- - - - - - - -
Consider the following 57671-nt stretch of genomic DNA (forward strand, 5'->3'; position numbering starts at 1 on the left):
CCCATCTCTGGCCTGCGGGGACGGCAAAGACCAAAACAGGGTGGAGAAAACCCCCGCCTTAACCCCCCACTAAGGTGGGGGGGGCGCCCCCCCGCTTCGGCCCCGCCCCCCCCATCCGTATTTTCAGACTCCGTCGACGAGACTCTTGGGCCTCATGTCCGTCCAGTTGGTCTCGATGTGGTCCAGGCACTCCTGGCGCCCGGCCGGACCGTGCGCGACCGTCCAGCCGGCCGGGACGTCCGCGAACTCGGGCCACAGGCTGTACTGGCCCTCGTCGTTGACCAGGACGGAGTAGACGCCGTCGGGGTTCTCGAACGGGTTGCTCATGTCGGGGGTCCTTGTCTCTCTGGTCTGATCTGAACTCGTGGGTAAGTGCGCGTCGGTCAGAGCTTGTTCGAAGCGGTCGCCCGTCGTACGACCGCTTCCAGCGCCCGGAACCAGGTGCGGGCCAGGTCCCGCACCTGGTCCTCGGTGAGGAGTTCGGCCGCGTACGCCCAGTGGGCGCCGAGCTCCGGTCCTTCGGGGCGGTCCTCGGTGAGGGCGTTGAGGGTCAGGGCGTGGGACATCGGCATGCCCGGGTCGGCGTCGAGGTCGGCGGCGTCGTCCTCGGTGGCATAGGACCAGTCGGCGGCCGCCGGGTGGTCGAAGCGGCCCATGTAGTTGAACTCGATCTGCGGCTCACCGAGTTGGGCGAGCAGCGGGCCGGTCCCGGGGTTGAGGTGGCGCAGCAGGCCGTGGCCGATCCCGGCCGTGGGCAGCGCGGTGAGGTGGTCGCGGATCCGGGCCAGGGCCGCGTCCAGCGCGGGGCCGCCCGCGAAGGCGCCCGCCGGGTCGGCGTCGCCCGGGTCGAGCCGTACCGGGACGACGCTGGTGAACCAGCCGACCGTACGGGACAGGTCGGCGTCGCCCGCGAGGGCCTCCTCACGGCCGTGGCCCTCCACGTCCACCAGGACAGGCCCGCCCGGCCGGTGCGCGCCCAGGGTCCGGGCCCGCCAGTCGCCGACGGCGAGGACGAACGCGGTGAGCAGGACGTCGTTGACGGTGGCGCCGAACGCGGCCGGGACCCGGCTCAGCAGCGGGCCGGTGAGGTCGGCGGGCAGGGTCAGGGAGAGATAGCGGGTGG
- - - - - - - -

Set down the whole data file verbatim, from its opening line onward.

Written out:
Consider the following 57671-nt stretch of genomic DNA (forward strand, 5'->3'; position numbering starts at 1 on the left):
CCCATCTCTGGCCTGCGGGGACGGCAAAGACCAAAACAGGGTGGAGAAAACCCCCGCCTTAACCCCCCACTAAGGTGGGGGGGGCGCCCCCCCGCTTCGGCCCCGCCCCCCCCATCCGTATTTTCAGACTCCGTCGACGAGACTCTTGGGCCTCATGTCCGTCCAGTTGGTCTCGATGTGGTCCAGGCACTCCTGGCGCCCGGCCGGACCGTGCGCGACCGTCCAGCCGGCCGGGACGTCCGCGAACTCGGGCCACAGGCTGTACTGGCCCTCGTCGTTGACCAGGACGGAGTAGACGCCGTCGGGGTTCTCGAACGGGTTGCTCATGTCGGGGGTCCTTGTCTCTCTGGTCTGATCTGAACTCGTGGGTAAGTGCGCGTCGGTCAGAGCTTGTTCGAAGCGGTCGCCCGTCGTACGACCGCTTCCAGCGCCCGGAACCAGGTGCGGGCCAGGTCCCGCACCTGGTCCTCGGTGAGGAGTTCGGCCGCGTACGCCCAGTGGGCGCCGAGCTCCGGTCCTTCGGGGCGGTCCTCGGTGAGGGCGTTGAGGGTCAGGGCGTGGGACATCGGCATGCCCGGGTCGGCGTCGAGGTCGGCGGCGTCGTCCTCGGTGGCATAGGACCAGTCGGCGGCCGCCGGGTGGTCGAAGCGGCCCATGTAGTTGAACTCGATCTGCGGCTCACCGAGTTGGGCGAGCAGCGGGCCGGTCCCGGGGTTGAGGTGGCGCAGCAGGCCGTGGCCGATCCCGGCCGTGGGCAGCGCGGTGAGGTGGTCGCGGATCCGGGCCAGGGCCGCGTCCAGCGCGGGGCCGCCCGCGAAGGCGCCCGCCGGGTCGGCGTCGCCCGGGTCGAGCCGTACCGGGACGACGCTGGTGAACCAGCCGACCGTACGGGACAGGTCGGCGTCGCCCGCGAGGGCCTCCTCACGGCCGTGGCCCTCCACGTCCACCAGGACAGGCCCGCCCGGCCGGTGCGCGCCCAGGGTCCGGGCCCGCCAGTCGCCGACGGCGAGGACGAACGCGGTGAGCAGGACGTCGTTGACGGTGGCGCCGAACGCGGCCGGGACCCGGCTCAGCAGCGGGCCGGTGAGGTCGGCGGGCAGGGTCAGGGAGAGATAGCGGGTGG